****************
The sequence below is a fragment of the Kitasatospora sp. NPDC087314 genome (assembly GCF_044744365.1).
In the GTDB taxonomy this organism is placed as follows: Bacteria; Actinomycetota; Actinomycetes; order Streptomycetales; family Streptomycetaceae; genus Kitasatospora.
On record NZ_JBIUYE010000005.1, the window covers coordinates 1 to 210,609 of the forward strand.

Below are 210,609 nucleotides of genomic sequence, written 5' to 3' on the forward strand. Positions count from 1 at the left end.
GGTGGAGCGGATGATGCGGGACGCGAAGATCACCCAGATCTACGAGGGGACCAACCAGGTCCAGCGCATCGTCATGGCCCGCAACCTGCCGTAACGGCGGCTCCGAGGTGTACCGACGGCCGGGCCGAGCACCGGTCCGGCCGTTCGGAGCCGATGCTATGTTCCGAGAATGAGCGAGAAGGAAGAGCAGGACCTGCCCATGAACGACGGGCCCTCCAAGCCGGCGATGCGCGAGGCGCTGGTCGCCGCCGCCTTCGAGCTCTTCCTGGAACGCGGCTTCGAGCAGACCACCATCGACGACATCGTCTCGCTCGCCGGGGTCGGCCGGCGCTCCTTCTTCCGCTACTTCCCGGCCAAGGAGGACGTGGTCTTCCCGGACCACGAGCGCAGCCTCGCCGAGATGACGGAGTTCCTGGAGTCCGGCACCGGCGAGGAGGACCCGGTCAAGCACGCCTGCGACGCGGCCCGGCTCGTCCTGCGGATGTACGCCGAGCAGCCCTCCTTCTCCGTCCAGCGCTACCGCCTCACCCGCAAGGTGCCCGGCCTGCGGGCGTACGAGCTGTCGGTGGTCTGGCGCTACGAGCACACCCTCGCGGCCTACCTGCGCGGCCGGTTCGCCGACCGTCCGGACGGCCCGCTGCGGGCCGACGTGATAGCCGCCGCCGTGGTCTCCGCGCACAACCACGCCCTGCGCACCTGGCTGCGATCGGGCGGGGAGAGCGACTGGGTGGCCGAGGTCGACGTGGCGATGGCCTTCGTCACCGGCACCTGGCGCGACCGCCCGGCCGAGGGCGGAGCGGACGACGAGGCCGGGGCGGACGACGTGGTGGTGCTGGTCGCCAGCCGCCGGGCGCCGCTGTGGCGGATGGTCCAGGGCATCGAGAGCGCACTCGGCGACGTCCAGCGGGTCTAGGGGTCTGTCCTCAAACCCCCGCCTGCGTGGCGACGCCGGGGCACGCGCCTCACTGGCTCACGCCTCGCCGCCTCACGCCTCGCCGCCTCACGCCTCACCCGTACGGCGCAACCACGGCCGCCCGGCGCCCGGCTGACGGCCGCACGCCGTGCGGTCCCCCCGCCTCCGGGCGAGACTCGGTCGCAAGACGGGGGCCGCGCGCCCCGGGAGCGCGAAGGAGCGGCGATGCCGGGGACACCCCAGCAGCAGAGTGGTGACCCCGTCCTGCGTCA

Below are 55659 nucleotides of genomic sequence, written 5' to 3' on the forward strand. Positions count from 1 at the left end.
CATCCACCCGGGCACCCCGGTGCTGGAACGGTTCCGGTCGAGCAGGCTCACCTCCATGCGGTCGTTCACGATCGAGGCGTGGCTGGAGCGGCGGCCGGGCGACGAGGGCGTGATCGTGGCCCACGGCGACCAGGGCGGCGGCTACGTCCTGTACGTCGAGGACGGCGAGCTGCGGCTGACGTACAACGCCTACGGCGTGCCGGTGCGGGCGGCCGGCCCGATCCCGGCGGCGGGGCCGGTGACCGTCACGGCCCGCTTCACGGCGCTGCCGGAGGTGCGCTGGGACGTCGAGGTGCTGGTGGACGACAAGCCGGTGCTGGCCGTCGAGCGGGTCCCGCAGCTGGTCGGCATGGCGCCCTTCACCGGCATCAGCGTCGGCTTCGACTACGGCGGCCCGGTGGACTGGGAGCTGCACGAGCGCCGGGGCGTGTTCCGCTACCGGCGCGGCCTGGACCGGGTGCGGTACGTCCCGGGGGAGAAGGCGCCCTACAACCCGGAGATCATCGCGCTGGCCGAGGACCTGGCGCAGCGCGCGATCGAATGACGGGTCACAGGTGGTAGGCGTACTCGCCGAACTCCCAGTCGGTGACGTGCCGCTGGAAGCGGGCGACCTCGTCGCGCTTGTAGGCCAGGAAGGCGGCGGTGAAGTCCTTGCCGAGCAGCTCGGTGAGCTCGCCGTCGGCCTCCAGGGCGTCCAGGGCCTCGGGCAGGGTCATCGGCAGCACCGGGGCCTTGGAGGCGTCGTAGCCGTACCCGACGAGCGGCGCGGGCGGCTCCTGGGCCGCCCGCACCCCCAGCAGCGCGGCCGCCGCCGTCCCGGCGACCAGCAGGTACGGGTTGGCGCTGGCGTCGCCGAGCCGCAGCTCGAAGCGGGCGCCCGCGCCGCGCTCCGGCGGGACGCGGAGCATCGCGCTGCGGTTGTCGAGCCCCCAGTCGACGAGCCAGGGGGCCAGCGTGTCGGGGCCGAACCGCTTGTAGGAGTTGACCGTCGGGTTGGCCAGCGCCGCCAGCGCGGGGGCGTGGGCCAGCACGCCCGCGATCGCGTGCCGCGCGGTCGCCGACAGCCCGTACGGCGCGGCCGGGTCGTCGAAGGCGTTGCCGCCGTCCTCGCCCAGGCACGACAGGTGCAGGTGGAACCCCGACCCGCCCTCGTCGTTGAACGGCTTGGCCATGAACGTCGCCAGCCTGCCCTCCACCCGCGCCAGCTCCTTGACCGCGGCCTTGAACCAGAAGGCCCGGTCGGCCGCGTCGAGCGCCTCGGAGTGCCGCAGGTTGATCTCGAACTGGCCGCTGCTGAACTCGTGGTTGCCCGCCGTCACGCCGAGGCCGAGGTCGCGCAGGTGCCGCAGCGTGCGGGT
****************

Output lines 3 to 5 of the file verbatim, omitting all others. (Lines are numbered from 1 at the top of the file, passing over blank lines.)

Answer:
On record NZ_JBIUYE010000005.1, the window covers coordinates 1 to 210,609 of the forward strand.

Below are 210,609 nucleotides of genomic sequence, written 5' to 3' on the forward strand. Positions count from 1 at the left end.
GGTGGAGCGGATGATGCGGGACGCGAAGATCACCCAGATCTACGAGGGGACCAACCAGGTCCAGCGCATCGTCATGGCCCGCAACCTGCCGTAACGGCGGCTCCGAGGTGTACCGACGGCCGGGCCGAGCACCGGTCCGGCCGTTCGGAGCCGATGCTATGTTCCGAGAATGAGCGAGAAGGAAGAGCAGGACCTGCCCATGAACGACGGGCCCTCCAAGCCGGCGATGCGCGAGGCGCTGGTCGCCGCCGCCTTCGAGCTCTTCCTGGAACGCGGCTTCGAGCAGACCACCATCGACGACATCGTCTCGCTCGCCGGGGTCGGCCGGCGCTCCTTCTTCCGCTACTTCCCGGCCAAGGAGGACGTGGTCTTCCCGGACCACGAGCGCAGCCTCGCCGAGATGACGGAGTTCCTGGAGTCCGGCACCGGCGAGGAGGACCCGGTCAAGCACGCCTGCGACGCGGCCCGGCTCGTCCTGCGGATGTACGCCGAGCAGCCCTCCTTCTCCGTCCAGCGCTACCGCCTCACCCGCAAGGTGCCCGGCCTGCGGGCGTACGAGCTGTCGGTGGTCTGGCGCTACGAGCACACCCTCGCGGCCTACCTGCGCGGCCGGTTCGCCGACCGTCCGGACGGCCCGCTGCGGGCCGACGTGATAGCCGCCGCCGTGGTCTCCGCGCACAACCACGCCCTGCGCACCTGGCTGCGATCGGGCGGGGAGAGCGACTGGGTGGCCGAGGTCGACGTGGCGATGGCCTTCGTCACCGGCACCTGGCGCGACCGCCCGGCCGAGGGCGGAGCGGACGACGAGGCCGGGGCGGACGACGTGGTGGTGCTGGTCGCCAGCCGCCGGGCGCCGCTGTGGCGGATGGTCCAGGGCATCGAGAGCGCACTCGGCGACGTCCAGCGGGTCTAGGGGTCTGTCCTCAAACCCCCGCCTGCGTGGCGACGCCGGGGCACGCGCCTCACTGGCTCACGCCTCGCCGCCTCACGCCTCGCCGCCTCACGCCTCACCCGTACGGCGCAACCACGGCCGCCCGGCGCCCGGCTGACGGCCGCACGCCGTGCGGTCCCCCCGCCTCCGGGCGAGACTCGGTCGCAAGACGGGGGCCGCGCGCCCCGGGAGCGCGAAGGAGCGGCGATGCCGGGGACACCCCAGCAGCAGAGTGGTGACCCCGTCCTGCGTCA